The game ends whenever anyone has fewer than two cards in their passed hand at the beginning of the round. Everyone counts up the contracts they've completed and subtracts half the value of the contracts still outstanding.


Stephen: Nicholas wrote a great description. All I would add is that there are five color-coded classifications of crew: red cards kill other players' crew, green defends or brings crew back from the grave, orange provides intel, blue helps you recruit, and purple swaps cards around. There are 25 different card actions.

Artwork and Components:

Stephen: This is a sharp little game. IDW Games' work always looks fantastic, and Subrosa is no exception. The character cards are beautiful and high quality. The first player token is very nice, but the app makes it superfluous. Sadly, the inside of the box is one large compartment that isn't deep enough for all the cards to be in one stack, so they need to be bagged to keep them from getting shuffled together or messed up.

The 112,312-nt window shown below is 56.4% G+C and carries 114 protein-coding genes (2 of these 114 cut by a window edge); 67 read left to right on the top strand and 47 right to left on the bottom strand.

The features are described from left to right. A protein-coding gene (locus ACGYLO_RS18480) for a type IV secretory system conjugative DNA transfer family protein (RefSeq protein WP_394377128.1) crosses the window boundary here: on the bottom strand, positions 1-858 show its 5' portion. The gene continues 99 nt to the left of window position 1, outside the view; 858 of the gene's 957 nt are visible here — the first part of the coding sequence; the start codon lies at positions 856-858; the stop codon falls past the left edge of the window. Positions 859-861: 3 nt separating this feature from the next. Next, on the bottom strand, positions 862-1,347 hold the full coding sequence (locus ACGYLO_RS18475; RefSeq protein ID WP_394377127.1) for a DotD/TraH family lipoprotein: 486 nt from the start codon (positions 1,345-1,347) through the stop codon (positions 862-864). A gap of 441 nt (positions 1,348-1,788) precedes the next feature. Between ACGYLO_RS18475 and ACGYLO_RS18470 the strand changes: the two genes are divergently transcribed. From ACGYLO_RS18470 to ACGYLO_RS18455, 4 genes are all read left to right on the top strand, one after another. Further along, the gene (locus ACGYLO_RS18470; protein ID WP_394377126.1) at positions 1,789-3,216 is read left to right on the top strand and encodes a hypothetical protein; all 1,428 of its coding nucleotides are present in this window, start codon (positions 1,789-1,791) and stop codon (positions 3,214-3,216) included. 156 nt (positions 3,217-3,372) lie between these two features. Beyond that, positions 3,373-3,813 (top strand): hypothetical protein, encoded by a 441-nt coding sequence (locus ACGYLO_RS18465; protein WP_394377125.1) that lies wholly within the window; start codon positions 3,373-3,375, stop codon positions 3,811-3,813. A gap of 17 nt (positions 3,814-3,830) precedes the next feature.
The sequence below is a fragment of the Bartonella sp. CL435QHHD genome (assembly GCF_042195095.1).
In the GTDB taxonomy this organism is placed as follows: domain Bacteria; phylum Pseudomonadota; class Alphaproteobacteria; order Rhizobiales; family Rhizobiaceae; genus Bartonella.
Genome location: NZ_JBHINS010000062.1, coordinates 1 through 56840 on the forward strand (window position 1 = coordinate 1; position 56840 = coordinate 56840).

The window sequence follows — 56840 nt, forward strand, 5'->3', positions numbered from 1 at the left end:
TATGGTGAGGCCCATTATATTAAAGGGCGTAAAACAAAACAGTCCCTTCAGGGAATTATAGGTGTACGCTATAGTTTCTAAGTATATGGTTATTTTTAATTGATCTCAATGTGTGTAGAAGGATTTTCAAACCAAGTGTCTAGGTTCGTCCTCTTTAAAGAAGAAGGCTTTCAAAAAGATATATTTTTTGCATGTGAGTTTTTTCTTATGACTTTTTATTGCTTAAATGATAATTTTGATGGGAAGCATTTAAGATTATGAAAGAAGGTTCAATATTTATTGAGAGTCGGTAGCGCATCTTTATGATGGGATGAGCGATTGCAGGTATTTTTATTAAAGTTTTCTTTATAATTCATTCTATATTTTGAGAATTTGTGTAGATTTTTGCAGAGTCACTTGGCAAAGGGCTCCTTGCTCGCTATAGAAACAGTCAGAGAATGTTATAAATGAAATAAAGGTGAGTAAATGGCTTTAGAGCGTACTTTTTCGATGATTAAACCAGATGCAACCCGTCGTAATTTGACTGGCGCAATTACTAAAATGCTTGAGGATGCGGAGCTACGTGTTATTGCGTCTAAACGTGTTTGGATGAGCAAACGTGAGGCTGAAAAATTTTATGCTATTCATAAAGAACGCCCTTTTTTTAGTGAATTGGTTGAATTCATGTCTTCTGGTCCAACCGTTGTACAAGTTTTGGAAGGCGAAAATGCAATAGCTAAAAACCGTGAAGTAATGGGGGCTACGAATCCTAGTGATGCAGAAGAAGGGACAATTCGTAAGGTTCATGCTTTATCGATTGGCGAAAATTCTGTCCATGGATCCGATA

The simple, straightforward app looks great and works most of the time. It will occasionally freeze or have trouble scanning a card, but apps always have a few bugs when they first come out.

The app concept is what makes this game stand out to me. It scans the action you want to take, then randomizes all the actions so nobody can be sure who is attacking them. You can kill your enemies' crew, make opponents give each other cards, etc., pitting them against each other so they will leave you alone to complete more contracts. Sadly, it feels like they wrote the actions before they thought of implementing an app.